A first-of-its-kind non-surgical cancer therapy is currently being tested at the Ontario Veterinary College (OVC) in Canada.
Called a “seek and destroy” alternative therapy option, the treatment combines light-activated nanoparticles called porphysomes with photodynamic therapy (PDT). While PDT (i.e. use of laser light to destroy tumors) is not a novel therapy, the trial marks the first pairing of it with a new nanoparticle technology, which was developed by Gang Zheng, PhD, a researcher at the University Health Network (UHN) in Toronto, the University of Guelph reports.
The technique might, ultimately, offer a targeted, nonsurgical way to diagnose and treat tumors in pets and humans, which could prevent over-treatment and reduce common side effects, says Michelle Oblak, DVM, DVSc, DACVS, a veterinary surgeon oncologist and professor in OVC’s department of clinical studies.
“This is such an exciting opportunity to have an impact on how cancer is treated in both humans and pets, and to be involved in such an incredibly innovative idea and invention,” she says.
“It’s motivating for us to continue the work we’re doing. This could change the way we treat and diagnose cancer in the future.”
The clinical trial kicked off in February with a 10-year-old beagle named Shiloh. Per the trial, which aims to recruit a total of 10 canine patients, porphysomes are injected into the bloodstream. The nanoparticles then collect in the tumor or any spot where cancer may have spread.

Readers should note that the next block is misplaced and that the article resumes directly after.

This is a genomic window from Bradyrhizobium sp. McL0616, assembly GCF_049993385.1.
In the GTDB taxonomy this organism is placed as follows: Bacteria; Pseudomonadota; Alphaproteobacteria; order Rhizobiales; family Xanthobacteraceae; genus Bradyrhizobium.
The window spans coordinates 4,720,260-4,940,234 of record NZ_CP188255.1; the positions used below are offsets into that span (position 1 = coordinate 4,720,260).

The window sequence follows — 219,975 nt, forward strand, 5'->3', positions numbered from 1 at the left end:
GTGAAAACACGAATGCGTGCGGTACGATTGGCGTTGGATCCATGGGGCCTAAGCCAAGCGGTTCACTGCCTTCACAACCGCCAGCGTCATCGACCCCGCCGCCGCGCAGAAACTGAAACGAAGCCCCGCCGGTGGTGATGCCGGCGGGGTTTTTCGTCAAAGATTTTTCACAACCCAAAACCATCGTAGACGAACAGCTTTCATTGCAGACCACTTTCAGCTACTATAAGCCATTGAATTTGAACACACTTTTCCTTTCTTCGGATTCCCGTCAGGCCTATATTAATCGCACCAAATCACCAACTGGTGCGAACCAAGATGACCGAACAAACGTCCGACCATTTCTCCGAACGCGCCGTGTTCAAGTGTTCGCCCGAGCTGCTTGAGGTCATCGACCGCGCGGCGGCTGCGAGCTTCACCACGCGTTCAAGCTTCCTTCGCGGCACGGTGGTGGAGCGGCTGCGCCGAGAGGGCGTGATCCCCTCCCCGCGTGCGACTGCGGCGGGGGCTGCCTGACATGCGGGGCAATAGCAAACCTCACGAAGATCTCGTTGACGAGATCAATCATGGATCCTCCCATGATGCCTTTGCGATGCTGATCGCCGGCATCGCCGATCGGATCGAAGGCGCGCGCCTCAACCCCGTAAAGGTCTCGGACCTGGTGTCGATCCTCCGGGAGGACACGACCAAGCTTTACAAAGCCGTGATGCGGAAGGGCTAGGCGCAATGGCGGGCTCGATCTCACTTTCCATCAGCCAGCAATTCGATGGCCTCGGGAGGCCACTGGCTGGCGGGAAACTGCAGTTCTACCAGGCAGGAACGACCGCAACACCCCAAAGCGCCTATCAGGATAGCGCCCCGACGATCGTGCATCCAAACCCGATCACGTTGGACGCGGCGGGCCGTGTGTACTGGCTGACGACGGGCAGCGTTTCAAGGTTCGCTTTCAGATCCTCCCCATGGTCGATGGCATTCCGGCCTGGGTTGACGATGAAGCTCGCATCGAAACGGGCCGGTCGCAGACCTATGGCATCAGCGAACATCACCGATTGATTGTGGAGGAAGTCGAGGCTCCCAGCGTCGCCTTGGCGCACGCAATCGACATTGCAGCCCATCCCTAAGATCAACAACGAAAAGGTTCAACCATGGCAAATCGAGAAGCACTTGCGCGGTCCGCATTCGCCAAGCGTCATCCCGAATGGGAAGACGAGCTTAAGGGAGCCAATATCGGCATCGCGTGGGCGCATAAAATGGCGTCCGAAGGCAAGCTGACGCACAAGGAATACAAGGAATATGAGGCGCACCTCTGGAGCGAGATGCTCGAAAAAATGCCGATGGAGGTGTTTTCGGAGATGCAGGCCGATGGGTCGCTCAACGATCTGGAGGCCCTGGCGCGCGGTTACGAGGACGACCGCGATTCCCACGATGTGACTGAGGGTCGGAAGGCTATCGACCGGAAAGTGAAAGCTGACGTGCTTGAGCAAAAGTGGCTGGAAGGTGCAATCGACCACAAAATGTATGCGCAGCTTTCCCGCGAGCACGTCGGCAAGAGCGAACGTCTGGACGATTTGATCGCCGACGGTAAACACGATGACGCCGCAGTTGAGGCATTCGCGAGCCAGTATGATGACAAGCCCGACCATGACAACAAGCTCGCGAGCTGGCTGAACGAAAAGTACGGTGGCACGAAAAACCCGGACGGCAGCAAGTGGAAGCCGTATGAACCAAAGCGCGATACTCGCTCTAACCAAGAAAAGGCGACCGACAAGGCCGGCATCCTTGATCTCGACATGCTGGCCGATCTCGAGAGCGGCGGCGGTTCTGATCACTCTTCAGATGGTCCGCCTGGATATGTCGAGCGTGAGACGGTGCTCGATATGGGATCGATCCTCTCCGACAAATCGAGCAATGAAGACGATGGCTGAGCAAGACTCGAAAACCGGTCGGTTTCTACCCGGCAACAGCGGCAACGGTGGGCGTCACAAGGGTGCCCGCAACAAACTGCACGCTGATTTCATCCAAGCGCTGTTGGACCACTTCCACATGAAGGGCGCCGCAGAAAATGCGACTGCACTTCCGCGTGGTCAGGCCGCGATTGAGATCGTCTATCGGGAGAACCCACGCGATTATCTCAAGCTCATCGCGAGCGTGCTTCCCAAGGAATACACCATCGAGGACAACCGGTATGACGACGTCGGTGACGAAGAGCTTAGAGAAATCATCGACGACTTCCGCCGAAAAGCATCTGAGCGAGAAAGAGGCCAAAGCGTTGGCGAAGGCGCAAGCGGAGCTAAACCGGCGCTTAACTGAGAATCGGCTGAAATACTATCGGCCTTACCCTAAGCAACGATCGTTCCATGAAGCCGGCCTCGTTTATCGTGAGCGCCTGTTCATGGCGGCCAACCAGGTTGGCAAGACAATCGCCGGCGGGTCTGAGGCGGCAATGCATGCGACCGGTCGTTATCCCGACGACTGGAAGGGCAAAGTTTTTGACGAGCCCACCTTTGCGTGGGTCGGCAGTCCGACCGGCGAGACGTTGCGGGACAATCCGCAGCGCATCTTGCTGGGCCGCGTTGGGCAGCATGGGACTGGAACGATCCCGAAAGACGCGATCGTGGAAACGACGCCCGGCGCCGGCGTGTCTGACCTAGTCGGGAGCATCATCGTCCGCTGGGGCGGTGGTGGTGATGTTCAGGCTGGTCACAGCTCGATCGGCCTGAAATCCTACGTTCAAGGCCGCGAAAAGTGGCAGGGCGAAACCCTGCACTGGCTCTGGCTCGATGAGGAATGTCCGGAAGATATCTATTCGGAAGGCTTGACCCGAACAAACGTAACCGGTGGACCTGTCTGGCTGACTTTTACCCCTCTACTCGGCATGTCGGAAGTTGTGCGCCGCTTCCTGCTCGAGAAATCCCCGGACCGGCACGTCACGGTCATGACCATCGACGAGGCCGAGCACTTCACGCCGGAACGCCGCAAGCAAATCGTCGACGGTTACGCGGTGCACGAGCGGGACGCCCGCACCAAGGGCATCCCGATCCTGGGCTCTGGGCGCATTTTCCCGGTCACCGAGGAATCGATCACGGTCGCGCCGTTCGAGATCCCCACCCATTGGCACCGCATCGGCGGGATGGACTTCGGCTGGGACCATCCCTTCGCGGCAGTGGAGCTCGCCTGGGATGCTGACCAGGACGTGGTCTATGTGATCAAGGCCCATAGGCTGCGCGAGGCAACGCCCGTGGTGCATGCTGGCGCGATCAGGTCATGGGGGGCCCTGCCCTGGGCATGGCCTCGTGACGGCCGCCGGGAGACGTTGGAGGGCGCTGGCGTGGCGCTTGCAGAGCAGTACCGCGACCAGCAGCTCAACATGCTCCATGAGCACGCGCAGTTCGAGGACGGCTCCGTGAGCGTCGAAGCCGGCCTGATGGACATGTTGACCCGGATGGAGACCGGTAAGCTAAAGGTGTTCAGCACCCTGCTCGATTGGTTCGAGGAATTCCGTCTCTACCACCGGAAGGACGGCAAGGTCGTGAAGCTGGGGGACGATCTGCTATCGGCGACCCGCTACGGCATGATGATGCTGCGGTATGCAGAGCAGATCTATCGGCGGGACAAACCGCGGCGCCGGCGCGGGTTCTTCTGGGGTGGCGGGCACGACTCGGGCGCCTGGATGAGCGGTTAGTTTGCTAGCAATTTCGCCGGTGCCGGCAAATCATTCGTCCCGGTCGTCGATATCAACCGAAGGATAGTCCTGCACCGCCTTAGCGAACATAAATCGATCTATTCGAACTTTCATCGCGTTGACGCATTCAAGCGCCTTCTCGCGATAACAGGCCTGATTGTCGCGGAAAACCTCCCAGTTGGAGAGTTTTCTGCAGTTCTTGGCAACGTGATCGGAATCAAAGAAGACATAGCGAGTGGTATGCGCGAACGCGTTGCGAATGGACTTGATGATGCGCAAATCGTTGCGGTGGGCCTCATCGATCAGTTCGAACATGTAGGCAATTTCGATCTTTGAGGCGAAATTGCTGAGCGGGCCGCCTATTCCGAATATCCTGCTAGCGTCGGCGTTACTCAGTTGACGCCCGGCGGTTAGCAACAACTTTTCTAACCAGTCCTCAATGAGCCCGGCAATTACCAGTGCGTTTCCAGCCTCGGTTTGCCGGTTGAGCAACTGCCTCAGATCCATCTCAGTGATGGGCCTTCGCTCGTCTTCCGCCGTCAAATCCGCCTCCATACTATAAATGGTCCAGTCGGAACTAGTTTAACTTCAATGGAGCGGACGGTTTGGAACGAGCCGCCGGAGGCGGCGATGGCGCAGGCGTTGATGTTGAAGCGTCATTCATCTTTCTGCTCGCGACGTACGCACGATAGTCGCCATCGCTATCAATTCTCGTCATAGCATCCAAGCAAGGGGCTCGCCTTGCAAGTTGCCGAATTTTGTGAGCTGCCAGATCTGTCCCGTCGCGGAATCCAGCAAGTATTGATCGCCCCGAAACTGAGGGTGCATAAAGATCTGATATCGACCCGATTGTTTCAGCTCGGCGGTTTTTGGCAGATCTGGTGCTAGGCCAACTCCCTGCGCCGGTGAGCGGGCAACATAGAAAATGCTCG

The light-activated molecule’s fluorescent glow allows researchers to track its location using a special light source, U of G reports. Additionally, the porphysomes make the tissue more vulnerable to damage from laser light. A beam of near-infrared laser light directed through a nanofiber activates the porphysome, which then destroys cancerous tissue.
For the clinical trial, the research team is destroying only a portion of the tumor, then taking samples of it and the lymph nodes to assess results of the therapy. (Patients in the trial will undergo standard-of-care surgery to remove the entire tumor, U of G reports.)
“There’s a lot of interest in this as a nonsurgical option,” Dr. Oblak says. “This could really revolutionize many different aspects of cancer treatment and diagnosis.”
With the trial, researchers hope to refine the treatment for use in animals and, ultimately, determine its use for treating various types of human cancer as an adjunct or alternative to surgery.
“This is a great model to understand how porphysomes and PDT work,” says Charly McKenna, research manager for OVC’s veterinary clinical trials and the Veterinary Medical Innovation Program.